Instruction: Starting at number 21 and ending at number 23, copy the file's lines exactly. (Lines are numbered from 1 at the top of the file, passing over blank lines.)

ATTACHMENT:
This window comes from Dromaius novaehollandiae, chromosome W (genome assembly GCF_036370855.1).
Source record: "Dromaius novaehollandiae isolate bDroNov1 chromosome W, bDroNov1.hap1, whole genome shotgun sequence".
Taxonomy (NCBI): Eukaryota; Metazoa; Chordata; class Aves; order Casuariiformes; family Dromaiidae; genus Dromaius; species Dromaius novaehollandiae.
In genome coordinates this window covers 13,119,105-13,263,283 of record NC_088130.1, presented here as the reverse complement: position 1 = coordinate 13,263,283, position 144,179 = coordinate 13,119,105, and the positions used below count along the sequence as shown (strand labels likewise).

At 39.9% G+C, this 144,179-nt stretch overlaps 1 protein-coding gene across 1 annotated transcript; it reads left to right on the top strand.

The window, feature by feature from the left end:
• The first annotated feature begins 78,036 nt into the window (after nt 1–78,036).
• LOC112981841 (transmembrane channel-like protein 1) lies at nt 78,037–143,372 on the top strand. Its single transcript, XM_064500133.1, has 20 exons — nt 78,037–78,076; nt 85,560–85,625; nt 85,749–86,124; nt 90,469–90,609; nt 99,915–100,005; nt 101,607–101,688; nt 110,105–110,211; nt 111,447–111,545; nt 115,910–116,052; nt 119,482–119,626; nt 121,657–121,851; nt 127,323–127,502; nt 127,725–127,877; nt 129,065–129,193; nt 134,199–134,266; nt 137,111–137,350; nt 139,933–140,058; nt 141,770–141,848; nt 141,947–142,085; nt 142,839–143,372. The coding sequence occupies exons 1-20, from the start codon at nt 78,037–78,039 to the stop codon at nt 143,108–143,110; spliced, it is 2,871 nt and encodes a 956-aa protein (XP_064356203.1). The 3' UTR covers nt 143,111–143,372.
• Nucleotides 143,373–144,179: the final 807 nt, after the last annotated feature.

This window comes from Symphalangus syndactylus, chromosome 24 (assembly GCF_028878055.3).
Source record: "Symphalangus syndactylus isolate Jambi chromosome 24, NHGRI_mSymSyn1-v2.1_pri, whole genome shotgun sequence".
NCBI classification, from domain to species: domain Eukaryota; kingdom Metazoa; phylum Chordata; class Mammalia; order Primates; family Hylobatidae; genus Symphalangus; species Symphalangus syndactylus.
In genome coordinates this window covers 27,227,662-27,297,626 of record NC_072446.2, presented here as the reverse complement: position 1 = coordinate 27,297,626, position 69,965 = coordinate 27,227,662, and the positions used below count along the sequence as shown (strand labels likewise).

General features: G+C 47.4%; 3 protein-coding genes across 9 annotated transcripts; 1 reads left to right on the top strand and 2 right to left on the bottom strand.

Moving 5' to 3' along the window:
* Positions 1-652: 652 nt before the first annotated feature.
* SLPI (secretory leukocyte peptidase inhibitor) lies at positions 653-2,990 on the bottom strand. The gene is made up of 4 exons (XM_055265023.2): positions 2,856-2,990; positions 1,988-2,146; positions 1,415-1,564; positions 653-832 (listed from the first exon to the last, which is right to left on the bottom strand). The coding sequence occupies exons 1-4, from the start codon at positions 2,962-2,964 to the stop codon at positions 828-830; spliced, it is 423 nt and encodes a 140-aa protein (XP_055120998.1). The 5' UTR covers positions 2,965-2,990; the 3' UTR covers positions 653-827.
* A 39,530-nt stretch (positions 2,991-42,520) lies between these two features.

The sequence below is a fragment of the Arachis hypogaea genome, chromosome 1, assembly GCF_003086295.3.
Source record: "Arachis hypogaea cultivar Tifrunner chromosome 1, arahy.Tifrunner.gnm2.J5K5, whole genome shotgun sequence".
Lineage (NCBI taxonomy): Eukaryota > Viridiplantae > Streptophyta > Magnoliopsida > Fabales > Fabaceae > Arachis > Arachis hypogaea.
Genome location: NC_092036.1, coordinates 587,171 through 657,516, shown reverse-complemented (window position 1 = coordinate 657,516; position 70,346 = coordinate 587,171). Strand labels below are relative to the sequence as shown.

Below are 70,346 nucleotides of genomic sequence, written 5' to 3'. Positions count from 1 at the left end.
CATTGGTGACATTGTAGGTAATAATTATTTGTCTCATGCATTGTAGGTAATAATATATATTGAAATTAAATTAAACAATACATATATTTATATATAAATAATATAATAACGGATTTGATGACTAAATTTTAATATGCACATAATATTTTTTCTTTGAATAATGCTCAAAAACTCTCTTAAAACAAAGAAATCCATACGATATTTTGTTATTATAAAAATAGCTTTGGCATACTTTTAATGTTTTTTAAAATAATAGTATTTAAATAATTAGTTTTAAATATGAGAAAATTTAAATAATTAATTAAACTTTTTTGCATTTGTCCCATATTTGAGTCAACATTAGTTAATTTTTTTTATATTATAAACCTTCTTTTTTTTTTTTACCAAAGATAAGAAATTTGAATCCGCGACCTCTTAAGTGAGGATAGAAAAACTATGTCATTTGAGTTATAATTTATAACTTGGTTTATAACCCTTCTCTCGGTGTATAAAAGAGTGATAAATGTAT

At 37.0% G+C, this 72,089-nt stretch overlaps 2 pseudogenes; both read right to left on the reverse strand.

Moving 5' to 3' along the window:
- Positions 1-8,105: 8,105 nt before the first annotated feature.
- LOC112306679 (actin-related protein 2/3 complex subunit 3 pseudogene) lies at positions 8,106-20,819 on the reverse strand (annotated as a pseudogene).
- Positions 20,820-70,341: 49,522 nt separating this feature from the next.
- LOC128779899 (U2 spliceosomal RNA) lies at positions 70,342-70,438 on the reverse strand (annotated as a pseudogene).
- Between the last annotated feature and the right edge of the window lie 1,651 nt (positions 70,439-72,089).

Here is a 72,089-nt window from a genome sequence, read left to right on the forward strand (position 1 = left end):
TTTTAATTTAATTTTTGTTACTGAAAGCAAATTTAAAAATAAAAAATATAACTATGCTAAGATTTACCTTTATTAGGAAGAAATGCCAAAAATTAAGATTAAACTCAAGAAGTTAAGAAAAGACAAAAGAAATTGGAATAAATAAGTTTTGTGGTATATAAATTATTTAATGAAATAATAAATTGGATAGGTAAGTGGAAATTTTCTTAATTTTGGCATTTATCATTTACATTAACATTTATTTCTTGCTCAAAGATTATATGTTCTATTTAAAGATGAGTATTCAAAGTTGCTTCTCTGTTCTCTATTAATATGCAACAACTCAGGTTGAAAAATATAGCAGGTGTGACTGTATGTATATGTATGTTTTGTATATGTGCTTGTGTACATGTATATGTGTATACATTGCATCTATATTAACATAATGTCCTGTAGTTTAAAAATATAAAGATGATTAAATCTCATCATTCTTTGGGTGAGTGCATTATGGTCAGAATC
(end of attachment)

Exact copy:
Lineage (NCBI taxonomy): Eukaryota > Viridiplantae > Streptophyta > Magnoliopsida > Fabales > Fabaceae > Arachis > Arachis hypogaea.
Genome location: NC_092036.1, coordinates 587,171 through 657,516, shown reverse-complemented (window position 1 = coordinate 657,516; position 70,346 = coordinate 587,171). Strand labels below are relative to the sequence as shown.

Below are 70,346 nucleotides of genomic sequence, written 5' to 3'. Positions count from 1 at the left end.